that company. We further say to you that if the crane boom fell because it had been negligently assembled, and if its dangerous condition before the fall could not have been discovered by such inspection that the Crucible Steel Company was bound to make, the Crucible Steel Company is not liable to any other party in this case."
We believe we sufficiently submitted to the jury the question of negligence, if any, on the part of the Crucible Steel Company. This is not a case in which the condition of the wedge and socket would be disclosed by a reasonable inspection. As we view the case, the defective condition of the wedge and socket could not have been discovered without a disassembly of the equipment and that the Crucible Steel Company was not required to do. It had the right to rely on the fact that the equipment was in proper condition to operate for the purposes for which it was leased. See Trusty v, Patterson, 299 Pa. 469, 149 A. 717; Lambert v. Richards-Kelly Co., 348 Pa. 407, 35 A.2d 76; Sagonowich v. Hachikian, 348 Pa. 313, 35 A.2d 343; Ebbert v. Philadelphia Electric Co., 330 Pa. 257, 198 A. 323.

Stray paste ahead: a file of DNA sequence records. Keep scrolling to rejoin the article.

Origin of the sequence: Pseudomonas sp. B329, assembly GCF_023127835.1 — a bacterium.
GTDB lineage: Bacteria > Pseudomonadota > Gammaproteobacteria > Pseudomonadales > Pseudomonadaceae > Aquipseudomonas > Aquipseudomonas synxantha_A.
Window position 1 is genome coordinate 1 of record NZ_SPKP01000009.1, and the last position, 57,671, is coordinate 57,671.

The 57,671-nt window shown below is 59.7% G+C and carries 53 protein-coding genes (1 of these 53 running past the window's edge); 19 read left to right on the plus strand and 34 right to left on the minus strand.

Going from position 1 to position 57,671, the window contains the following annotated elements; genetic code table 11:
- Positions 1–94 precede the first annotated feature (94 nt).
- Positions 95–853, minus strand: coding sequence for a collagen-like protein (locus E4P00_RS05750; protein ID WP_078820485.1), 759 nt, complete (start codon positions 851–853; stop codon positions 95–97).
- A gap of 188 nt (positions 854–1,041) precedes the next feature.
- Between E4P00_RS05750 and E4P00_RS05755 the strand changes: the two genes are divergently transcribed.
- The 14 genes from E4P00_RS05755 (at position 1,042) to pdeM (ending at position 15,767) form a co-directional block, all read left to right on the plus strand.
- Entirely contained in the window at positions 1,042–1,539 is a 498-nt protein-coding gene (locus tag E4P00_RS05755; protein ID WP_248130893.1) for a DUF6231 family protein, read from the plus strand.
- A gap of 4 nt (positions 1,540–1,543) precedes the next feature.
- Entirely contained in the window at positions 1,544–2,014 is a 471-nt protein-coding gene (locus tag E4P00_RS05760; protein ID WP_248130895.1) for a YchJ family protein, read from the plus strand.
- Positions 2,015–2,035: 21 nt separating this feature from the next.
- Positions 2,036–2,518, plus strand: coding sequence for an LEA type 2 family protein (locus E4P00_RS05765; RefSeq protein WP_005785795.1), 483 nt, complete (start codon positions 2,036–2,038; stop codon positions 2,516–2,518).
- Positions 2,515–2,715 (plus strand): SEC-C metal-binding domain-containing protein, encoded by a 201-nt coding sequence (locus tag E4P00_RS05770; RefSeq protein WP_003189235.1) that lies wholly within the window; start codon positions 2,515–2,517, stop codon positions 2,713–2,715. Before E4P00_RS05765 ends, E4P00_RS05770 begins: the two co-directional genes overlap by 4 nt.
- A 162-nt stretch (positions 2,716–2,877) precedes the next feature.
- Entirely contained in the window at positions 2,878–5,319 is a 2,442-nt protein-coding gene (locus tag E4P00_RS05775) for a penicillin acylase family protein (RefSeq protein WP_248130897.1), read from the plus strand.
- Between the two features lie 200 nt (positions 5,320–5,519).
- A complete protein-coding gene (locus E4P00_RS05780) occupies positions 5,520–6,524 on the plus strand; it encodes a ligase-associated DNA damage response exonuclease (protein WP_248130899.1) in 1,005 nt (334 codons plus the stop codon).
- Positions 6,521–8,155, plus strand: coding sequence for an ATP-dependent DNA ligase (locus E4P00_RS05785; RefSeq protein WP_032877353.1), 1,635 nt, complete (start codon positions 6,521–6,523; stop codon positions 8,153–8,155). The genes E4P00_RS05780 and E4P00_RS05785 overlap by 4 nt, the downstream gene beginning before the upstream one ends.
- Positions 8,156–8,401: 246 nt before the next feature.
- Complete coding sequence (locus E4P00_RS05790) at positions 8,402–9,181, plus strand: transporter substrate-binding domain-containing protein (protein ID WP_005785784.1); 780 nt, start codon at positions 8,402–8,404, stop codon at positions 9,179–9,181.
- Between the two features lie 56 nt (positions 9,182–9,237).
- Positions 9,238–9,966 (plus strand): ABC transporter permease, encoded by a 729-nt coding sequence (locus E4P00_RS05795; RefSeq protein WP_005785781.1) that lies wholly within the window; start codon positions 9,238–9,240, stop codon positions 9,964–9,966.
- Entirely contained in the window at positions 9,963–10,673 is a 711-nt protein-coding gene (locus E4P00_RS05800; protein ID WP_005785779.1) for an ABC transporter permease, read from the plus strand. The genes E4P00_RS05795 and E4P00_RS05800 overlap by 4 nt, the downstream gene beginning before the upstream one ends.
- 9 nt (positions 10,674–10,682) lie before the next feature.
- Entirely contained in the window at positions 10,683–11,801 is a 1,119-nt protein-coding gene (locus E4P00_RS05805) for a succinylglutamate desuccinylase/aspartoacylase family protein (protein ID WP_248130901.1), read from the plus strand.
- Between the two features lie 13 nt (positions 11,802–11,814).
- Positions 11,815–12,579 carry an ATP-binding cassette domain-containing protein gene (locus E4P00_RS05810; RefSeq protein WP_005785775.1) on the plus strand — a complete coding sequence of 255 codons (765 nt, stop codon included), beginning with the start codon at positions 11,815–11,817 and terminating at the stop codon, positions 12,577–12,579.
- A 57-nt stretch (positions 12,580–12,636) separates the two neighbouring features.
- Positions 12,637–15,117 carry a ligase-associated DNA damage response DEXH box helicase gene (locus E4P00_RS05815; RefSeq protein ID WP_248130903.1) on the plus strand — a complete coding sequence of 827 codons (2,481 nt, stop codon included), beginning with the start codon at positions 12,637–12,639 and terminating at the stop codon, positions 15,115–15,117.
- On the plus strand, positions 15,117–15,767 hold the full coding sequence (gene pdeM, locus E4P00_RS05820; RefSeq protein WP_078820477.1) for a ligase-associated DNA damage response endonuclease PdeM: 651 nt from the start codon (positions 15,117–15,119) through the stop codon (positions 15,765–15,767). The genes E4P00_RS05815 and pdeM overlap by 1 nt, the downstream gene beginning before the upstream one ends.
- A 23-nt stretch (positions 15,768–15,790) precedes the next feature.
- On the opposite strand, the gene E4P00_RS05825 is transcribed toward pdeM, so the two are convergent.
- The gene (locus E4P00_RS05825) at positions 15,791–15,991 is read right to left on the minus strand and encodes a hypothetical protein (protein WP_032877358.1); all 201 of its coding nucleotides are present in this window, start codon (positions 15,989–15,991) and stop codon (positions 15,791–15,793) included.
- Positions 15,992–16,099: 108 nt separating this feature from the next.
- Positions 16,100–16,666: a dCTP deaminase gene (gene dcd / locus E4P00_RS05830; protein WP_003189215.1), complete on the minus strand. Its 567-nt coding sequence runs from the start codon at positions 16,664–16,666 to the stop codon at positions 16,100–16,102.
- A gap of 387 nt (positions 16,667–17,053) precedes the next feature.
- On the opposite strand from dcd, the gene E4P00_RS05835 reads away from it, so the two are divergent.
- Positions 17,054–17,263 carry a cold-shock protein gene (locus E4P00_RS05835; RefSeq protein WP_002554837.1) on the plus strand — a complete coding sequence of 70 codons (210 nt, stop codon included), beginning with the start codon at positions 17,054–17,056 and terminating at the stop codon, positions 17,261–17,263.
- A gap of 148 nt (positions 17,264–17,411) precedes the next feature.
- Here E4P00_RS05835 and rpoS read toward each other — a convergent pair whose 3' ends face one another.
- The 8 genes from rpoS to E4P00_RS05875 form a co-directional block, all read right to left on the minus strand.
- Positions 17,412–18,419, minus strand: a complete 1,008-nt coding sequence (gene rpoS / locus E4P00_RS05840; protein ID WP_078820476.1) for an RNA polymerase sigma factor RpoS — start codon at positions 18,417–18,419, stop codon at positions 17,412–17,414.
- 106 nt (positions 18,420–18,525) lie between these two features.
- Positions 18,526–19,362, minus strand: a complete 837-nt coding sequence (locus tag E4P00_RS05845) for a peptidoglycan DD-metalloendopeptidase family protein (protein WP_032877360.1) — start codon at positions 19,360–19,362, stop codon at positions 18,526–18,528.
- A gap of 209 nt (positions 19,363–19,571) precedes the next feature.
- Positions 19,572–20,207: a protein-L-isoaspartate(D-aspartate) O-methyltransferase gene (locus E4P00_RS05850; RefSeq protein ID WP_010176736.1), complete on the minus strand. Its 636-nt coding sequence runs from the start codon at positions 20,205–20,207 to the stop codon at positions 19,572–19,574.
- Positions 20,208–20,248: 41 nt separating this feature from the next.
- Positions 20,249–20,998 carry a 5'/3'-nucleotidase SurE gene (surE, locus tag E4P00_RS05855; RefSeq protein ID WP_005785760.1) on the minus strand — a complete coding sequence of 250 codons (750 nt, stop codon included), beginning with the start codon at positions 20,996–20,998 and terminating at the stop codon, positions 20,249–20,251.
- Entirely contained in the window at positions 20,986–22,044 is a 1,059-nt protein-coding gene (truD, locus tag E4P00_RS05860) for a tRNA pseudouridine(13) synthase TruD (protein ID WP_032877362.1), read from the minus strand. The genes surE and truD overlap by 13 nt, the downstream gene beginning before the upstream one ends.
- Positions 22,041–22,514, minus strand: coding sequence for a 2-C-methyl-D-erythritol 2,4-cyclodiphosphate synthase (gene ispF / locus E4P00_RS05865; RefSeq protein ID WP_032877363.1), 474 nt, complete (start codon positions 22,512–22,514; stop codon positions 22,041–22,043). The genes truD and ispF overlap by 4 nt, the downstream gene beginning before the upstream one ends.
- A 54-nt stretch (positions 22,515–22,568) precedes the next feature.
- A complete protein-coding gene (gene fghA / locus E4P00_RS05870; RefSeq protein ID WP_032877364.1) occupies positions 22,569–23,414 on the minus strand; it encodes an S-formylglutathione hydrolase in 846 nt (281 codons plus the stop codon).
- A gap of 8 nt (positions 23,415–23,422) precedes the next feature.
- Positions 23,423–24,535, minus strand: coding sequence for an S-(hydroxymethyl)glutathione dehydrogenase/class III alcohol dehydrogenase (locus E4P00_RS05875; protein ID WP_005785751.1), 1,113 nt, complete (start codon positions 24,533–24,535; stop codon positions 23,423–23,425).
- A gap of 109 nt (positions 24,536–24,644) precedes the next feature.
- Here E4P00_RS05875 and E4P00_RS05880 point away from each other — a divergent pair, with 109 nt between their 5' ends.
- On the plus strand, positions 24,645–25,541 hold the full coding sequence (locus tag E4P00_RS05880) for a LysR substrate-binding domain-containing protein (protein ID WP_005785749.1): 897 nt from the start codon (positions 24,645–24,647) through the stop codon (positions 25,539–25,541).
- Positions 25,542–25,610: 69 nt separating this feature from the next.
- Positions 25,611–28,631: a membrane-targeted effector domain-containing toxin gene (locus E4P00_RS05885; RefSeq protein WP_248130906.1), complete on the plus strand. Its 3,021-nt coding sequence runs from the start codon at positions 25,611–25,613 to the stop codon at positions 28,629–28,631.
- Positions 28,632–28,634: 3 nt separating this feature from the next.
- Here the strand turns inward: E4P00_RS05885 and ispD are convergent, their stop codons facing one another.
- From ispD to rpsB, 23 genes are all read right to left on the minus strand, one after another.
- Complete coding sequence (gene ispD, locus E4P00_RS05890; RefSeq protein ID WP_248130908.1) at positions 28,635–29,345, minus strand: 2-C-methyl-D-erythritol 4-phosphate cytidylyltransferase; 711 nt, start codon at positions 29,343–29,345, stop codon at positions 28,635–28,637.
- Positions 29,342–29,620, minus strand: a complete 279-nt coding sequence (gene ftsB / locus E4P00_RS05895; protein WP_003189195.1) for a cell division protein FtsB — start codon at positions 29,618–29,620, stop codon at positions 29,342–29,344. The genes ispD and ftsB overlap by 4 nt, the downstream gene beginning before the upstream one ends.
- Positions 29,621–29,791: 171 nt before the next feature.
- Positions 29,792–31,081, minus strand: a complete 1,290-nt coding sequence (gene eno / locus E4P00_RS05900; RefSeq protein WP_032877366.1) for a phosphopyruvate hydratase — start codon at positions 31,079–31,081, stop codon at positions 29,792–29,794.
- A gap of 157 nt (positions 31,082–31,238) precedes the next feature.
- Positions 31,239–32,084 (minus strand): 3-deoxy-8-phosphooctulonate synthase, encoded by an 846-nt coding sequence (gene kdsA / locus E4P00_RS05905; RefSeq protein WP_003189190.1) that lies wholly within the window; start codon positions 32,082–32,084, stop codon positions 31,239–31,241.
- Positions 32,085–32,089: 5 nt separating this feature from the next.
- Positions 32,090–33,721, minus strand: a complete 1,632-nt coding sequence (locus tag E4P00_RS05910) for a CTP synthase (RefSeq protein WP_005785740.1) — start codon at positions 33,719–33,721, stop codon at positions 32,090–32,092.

The second question is whether or not the court should have specifically submitted to the jury the proximate cause of the accident. We believe that our charge sufficiently covered this point and see no error in our charge as to this.
The third point raises the question of whether or not we erred in charging the jury that the defendant warranted the crane to be suitable for the purpose the Crucible Steel Company was to use it. We are of the opinion that one who supplies machinery to another warrants the safe and proper assembly of the machine he supplies for the purposes for which it was adapted. See Ebbert v. Philadelphia Electric Co., 330 Pa. 257, 198 A. 323.